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Yeast and DIY CO2

In the last digest, Dwight asked:
> I don't
> know if a consensus was reached, but does anyone have any scientific
> evidence of the longest and most effective yeast (teaspoons) - sugar (cups)
> - - water (vol.) combination?  Good anecdotal information is also welcome.
> ~D.Chang;

Sorry for the length of this post, but there is alot of material
to cover.

I don't have any references to back me up here, but I've got some
experience with yeast as a homebrewer of 10 years.  Basically, yeast
have three phases in their lifecycle.

1) Respiration phase: The yeast consume oxygen and sugar in order to
reproduce.  The by-product of this is CO2 (but no alcohol).

2) Fermentation phase: The yeast consume sugar anarobically.  The
by-product of this is CO2 and alcohol.

3) Floculation: The yeast give up the ghost and clump together, either
sinking to the bottom or rising to the surface (depending on the

OK.  This is an oversimplification, but that's basically how yeast
work.  All of these phases are happening at all times, but in a closed
system (like in our CO2 generators, or when you are making beer),
most of the yeast will be coordinated.

Phase 1 can continue as long as there is oxygen and sugar available
(although, see below).  If oxygen runs out, phase 2 begins.  If
sugar runs out, phase 3 begins.  Yeast will also replicate to a
maximum density in the water.  Since the CO2 production is a function
of how many yeasty-beasties are eating sugar, the volume of CO2
is a function of the volume of water used and *not* by the amount
of sugar in solution (assuming there is enough O2 and sugar and
various nutrients to keep the yeast population optimal).

Once the O2 runs out, phase 2 begins.  This produces alcohol.  Yeast
will also reproduce in this stage, but at reduced rates (it takes
more sugar to produce enough energy to reproduce anarobically).  There
are also many other by-products of fermentation (most of which
are toxic to yeast).  Once the sugar runs out, the yeast will move
on to phase 3.  Also, if the concentration of fermentation by-products
reaches a certain level, the yeast will also move to phase 3 (the
amount of tolerance is dependent upon the strain of the yeast).  Finally,
if there are not enough other nutrients in the water, the yeast
will floculate.

Finally, stage 3.  The yeast leave suspension and either sink to the
bottom or float to the surface (actually, all strains will do both,
but the tendancy to do one or the other is dependent upon the strain).
Much of the yeast is still viable as long as conditions are restored
to favourable levels.

So how does this affect us?  Well, the first thing to notice is that
the level of CO2 output is dependent upon the concentration of yeast
in the water and the volume of the water.  If we could keep the yeast
population at a constant level, we would have a constant (and 
predictable) level of CO2 produced.  Note that this is (mostly)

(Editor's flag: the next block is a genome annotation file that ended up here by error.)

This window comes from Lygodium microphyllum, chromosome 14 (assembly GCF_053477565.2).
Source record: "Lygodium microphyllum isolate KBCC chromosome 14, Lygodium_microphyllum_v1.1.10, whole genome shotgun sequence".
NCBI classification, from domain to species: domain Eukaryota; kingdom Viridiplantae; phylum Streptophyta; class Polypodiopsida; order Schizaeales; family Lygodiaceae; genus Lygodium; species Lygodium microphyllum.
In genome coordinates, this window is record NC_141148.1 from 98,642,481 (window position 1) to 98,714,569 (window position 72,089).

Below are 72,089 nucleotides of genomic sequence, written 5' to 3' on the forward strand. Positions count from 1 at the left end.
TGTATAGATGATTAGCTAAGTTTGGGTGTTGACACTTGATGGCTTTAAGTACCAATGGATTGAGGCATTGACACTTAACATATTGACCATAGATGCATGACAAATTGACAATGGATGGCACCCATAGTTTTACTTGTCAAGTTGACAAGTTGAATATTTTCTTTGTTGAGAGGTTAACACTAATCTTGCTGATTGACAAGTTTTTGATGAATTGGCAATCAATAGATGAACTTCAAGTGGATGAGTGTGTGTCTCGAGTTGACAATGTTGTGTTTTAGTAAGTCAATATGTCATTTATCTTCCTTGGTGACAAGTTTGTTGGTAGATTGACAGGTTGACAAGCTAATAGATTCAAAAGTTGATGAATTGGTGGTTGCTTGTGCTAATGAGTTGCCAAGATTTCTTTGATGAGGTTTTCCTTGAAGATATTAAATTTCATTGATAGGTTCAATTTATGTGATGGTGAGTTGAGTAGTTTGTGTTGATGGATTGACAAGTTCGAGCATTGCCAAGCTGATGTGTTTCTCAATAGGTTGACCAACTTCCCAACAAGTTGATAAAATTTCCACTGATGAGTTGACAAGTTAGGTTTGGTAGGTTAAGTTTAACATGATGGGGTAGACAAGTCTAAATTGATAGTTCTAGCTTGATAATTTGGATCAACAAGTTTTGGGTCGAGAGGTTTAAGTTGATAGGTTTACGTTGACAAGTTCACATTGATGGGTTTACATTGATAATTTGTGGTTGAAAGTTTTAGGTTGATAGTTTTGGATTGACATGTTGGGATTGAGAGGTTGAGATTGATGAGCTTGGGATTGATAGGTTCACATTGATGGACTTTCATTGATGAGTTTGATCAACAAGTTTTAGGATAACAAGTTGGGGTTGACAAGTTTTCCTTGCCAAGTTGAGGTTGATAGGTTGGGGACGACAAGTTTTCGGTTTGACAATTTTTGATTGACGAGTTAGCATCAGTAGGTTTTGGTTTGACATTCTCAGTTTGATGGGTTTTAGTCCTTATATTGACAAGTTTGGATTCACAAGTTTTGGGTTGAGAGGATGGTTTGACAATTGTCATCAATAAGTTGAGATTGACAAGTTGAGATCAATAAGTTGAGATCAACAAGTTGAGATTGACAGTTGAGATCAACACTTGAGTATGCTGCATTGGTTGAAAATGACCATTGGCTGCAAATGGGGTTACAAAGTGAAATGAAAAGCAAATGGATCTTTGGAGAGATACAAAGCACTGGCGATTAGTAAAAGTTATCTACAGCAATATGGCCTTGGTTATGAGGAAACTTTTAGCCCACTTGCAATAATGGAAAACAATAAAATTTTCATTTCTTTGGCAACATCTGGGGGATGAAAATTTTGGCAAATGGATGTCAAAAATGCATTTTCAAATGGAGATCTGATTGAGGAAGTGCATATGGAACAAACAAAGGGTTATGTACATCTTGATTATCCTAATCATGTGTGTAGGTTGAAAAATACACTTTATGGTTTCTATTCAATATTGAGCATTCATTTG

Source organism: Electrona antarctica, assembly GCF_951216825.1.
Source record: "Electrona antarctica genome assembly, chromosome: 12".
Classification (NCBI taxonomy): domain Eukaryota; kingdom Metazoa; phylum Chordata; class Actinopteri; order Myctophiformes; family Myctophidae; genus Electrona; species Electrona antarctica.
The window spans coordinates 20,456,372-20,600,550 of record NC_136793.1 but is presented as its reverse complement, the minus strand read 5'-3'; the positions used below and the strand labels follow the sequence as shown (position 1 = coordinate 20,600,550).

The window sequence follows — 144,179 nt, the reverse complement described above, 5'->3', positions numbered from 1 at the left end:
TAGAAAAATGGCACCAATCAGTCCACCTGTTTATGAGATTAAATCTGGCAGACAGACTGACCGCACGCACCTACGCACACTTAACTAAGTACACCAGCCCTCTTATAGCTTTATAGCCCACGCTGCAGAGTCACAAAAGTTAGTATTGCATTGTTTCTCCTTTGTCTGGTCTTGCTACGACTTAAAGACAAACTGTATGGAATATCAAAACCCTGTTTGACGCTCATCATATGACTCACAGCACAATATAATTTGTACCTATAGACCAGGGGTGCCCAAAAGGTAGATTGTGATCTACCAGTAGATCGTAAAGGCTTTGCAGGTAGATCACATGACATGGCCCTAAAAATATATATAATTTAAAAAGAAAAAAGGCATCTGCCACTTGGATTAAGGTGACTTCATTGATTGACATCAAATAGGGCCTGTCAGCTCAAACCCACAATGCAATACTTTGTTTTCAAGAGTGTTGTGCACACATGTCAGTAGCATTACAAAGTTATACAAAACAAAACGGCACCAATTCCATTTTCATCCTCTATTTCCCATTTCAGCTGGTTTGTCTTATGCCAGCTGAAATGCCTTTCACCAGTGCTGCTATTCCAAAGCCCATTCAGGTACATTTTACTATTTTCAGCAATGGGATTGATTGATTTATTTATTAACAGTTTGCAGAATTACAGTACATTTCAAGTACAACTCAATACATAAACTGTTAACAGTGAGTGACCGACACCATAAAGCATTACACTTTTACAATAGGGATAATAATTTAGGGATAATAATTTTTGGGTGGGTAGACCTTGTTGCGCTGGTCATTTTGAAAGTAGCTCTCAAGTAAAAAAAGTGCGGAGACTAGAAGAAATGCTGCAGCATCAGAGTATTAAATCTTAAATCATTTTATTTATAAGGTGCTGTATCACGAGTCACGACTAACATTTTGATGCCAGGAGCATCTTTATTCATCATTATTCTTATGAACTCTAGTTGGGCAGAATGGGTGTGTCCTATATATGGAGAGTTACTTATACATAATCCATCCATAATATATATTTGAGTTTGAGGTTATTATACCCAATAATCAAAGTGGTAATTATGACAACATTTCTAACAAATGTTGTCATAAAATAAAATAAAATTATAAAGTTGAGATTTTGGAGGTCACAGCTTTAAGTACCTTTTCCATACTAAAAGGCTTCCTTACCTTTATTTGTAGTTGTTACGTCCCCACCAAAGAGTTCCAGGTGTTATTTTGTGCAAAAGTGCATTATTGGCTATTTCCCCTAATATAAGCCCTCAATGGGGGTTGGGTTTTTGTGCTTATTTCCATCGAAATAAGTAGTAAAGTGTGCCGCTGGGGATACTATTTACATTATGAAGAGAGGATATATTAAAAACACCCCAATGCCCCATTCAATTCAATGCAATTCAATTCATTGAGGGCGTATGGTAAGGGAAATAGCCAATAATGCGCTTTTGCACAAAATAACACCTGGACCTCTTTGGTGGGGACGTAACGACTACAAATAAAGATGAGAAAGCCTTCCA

independent upon the amount of sugar in the water.

However, as alcohol levels rise and sugar levels fall, the yeast has
a tendency to floculate.  This tendency is dependent upon the yeast
strain.  We need to pick a yeast that tends not to floculate.  Bread
yeast is famous for that.  Most beer and wine yeast are selected for
their ability to floculate and clear the beverage.

We need to choose a level of sugar to add.  Since CO2 production is
not related to sugar levels, it is tempting to add a whole whack of
sugar (as much as we can dissolve) to the water.  Unfortunately,
as the level of dissolved sugar increases, osmotic pressure builds
on the cell walls of the yeast.  For the most part, the yeast can
adapt to this environment, but it takes time.  The higher the
density of the liquid, the longer it takes for the yeast to adapt.
Also as the level increases, the amount of yeast in suspension will
decrease.  So again, we need to select for strains of yeast that
like high density solutions.

Now we must consider oxygen and alcohol.  Ideally, we would keep O2
levels high throughout the process.  This would reduce the level of
alcohol produced and keep the yeast population at optimal levels.
Oxygen is also needed to produce fatty acids needed by the yeast. If
oxygen is not introduced into the system at some point, the yeast
becomes unhealthy and will not reproduce at optimal levels.  Many
homebrewers use aquarium bubblers to introduce oxygen when they are
trying to produce yeast cultures for adding to their beer.
Unfortunately, I can't think of a way to do this, since any air we
add will dilute the CO2.  Given this, we need a yeast that is capable
of tolerating high levels of alcohol.  In my experience, bread yeast
is acceptible for this.

Finally, we must consider other nutrients (mostly nitrogen based
ones).  Since we are adding pure sucrose to the water, the yeast
are using their stored up levels of other nutrients in order to
survive.  This will work acceptably unless you try to continually
reuse the yeast that you have.  In this case, you will need to add
some kind of yeast nutrients.

This message is already quite long, so I think I'll stop here.  This
should give you some ideas on how to improve the predictability of
your yeast systems.  Tommorrow, I will write up my suggestions for
developing a better system.

                  mike.charlton at sympatico_ca